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Gr 6 Up
The town of Lawrence, MA, was conceived as a utopian manufacturing town, where workers could have housing while a never-ending stream of cloth flowed from its mills. This dream brought waves of immigrants, and dozens of new factories. Whole families crowded into unsafe and unsanitary tenements, working long hours for slave wages. Forced by poverty and encouraged by town officials, children left school early and went to the mills. Then, in 1912, the Massachusetts legislature decreased the number of hours children could work from 56 to 54 per week. Families already on the edge anxiously requested that total wages remain the same. Owners refused to hear their pleas. A strike loomed. Once labor organizers from New York arrived, the strike gained focus and purpose. It brought national attention to the miserable conditions of the Lawrence workers and their compatriots in similar circumstances around the United States. This important book gives a clear picture of early industrial poverty. Baker's style is readable, and the well-chosen, well-reproduced photos make the subject all the more real. This title should be on the shelves of any library whose patrons study this time period, the importance of organized labor, or the plight of America's working poor. Katherine Paterson's novel Bread and Roses, Too (Clarion, 2006) is a good companion.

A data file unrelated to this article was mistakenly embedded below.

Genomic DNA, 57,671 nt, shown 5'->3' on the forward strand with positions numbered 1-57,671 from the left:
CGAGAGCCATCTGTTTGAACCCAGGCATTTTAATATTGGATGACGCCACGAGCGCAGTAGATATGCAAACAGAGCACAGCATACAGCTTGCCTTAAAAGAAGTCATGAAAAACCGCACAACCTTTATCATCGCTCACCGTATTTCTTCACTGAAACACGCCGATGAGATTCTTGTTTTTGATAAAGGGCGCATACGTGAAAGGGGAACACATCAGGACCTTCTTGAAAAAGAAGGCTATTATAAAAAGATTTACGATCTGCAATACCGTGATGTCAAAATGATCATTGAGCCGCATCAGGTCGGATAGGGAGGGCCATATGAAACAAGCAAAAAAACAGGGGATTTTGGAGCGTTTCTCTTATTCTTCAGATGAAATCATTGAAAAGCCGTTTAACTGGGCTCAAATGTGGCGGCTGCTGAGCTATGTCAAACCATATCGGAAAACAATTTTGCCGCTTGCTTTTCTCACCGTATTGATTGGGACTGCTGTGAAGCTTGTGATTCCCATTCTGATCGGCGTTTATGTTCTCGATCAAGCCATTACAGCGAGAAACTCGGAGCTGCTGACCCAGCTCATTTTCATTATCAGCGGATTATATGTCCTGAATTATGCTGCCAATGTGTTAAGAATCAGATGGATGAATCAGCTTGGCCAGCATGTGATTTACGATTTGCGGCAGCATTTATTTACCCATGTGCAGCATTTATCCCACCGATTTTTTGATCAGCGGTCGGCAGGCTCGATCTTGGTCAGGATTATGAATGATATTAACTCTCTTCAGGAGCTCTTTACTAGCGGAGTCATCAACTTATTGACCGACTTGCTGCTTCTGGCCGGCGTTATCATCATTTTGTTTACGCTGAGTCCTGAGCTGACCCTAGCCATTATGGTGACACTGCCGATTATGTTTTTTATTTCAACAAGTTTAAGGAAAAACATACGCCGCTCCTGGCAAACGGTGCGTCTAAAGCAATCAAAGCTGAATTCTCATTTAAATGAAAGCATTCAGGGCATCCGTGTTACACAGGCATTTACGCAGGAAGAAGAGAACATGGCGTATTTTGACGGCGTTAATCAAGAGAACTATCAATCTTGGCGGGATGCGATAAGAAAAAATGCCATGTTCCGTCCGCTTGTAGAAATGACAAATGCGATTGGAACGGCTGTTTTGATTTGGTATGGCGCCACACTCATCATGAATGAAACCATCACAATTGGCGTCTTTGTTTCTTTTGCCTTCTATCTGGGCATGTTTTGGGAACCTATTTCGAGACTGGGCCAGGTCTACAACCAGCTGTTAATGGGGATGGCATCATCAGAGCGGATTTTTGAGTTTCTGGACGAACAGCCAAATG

—Tracy H. ChrenkaCopyright 2006 Reed Business Information.
Posted October 20, 2011